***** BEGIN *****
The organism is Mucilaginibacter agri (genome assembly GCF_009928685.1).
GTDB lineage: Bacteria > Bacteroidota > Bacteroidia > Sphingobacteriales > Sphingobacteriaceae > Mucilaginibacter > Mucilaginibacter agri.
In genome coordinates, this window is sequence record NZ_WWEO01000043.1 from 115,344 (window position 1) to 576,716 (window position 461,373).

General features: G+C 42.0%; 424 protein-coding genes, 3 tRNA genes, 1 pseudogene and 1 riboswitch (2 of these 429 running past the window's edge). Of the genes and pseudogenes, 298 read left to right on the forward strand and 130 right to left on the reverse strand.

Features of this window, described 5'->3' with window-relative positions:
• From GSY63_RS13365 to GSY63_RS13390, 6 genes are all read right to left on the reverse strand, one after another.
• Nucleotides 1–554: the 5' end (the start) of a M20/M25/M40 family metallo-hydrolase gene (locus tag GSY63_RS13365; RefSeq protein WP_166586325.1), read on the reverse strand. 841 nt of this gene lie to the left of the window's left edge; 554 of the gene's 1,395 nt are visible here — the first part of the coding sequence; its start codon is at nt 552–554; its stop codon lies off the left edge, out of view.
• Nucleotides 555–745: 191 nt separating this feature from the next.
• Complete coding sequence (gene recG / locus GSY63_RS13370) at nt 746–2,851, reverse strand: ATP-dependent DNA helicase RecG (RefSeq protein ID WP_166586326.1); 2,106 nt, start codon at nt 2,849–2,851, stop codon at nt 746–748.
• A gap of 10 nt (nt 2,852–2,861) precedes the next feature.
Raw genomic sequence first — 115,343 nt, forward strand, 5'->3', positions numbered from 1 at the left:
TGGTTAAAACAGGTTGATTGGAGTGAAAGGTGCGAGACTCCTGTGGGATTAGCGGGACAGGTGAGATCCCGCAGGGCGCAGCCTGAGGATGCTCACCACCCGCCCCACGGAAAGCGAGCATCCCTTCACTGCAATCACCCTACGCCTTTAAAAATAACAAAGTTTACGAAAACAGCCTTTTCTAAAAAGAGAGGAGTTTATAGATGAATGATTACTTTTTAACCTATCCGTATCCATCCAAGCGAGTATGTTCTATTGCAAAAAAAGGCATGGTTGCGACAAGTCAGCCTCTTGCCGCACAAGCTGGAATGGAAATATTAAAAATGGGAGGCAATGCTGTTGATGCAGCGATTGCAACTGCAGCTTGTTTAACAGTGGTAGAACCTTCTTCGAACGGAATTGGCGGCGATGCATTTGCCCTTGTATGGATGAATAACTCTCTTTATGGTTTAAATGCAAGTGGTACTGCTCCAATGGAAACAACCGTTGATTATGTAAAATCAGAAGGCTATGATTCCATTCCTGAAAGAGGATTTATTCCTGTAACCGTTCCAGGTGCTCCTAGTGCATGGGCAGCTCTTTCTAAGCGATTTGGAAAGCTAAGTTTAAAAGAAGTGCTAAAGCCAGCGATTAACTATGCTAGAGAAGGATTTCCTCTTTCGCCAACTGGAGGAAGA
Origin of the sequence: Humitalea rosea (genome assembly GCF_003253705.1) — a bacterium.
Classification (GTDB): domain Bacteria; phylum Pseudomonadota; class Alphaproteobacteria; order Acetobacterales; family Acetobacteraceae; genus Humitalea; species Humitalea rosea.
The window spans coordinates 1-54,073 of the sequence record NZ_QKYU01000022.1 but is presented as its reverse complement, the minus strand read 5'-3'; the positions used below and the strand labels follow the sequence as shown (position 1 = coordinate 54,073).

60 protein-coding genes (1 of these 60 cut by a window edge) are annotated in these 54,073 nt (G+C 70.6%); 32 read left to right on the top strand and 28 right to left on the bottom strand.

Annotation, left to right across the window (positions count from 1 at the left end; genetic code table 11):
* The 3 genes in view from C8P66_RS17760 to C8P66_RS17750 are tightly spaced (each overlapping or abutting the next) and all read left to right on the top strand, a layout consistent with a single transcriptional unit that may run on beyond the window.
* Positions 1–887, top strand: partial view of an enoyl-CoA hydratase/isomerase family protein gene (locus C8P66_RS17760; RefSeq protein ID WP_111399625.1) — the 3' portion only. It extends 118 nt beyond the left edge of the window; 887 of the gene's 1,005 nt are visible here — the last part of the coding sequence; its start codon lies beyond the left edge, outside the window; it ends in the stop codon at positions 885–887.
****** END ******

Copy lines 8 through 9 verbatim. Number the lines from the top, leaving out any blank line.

• Nucleotides 555–745: 191 nt separating this feature from the next.
• Complete coding sequence (gene recG / locus GSY63_RS13370) at nt 746–2,851, reverse strand: ATP-dependent DNA helicase RecG (RefSeq protein ID WP_166586326.1); 2,106 nt, start codon at nt 2,849–2,851, stop codon at nt 746–748.